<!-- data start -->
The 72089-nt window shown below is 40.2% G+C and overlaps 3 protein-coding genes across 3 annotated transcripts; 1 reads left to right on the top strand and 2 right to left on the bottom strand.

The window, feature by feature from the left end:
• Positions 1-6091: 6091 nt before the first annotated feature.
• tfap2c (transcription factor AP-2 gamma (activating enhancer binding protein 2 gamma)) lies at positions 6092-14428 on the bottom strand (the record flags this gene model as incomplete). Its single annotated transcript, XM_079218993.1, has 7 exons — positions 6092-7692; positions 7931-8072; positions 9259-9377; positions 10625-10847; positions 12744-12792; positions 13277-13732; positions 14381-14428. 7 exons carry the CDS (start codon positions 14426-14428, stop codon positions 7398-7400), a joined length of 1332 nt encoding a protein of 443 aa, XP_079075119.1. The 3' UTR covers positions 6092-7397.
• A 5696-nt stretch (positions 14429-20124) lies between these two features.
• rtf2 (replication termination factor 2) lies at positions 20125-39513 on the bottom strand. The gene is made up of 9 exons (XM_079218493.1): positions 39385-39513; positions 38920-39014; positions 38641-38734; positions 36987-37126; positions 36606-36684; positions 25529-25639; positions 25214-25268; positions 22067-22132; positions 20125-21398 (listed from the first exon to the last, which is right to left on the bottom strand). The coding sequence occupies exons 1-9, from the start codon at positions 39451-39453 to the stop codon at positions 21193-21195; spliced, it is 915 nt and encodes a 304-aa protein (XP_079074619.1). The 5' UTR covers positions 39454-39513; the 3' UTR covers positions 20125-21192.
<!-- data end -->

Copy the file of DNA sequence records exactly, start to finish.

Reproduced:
The 72089-nt window shown below is 40.2% G+C and overlaps 3 protein-coding genes across 3 annotated transcripts; 1 reads left to right on the top strand and 2 right to left on the bottom strand.

The window, feature by feature from the left end:
• Positions 1-6091: 6091 nt before the first annotated feature.
• tfap2c (transcription factor AP-2 gamma (activating enhancer binding protein 2 gamma)) lies at positions 6092-14428 on the bottom strand (the record flags this gene model as incomplete). Its single annotated transcript, XM_079218993.1, has 7 exons — positions 6092-7692; positions 7931-8072; positions 9259-9377; positions 10625-10847; positions 12744-12792; positions 13277-13732; positions 14381-14428. 7 exons carry the CDS (start codon positions 14426-14428, stop codon positions 7398-7400), a joined length of 1332 nt encoding a protein of 443 aa, XP_079075119.1. The 3' UTR covers positions 6092-7397.
• A 5696-nt stretch (positions 14429-20124) lies between these two features.
• rtf2 (replication termination factor 2) lies at positions 20125-39513 on the bottom strand. The gene is made up of 9 exons (XM_079218493.1): positions 39385-39513; positions 38920-39014; positions 38641-38734; positions 36987-37126; positions 36606-36684; positions 25529-25639; positions 25214-25268; positions 22067-22132; positions 20125-21398 (listed from the first exon to the last, which is right to left on the bottom strand). The coding sequence occupies exons 1-9, from the start codon at positions 39451-39453 to the stop codon at positions 21193-21195; spliced, it is 915 nt and encodes a 304-aa protein (XP_079074619.1). The 5' UTR covers positions 39454-39513; the 3' UTR covers positions 20125-21192.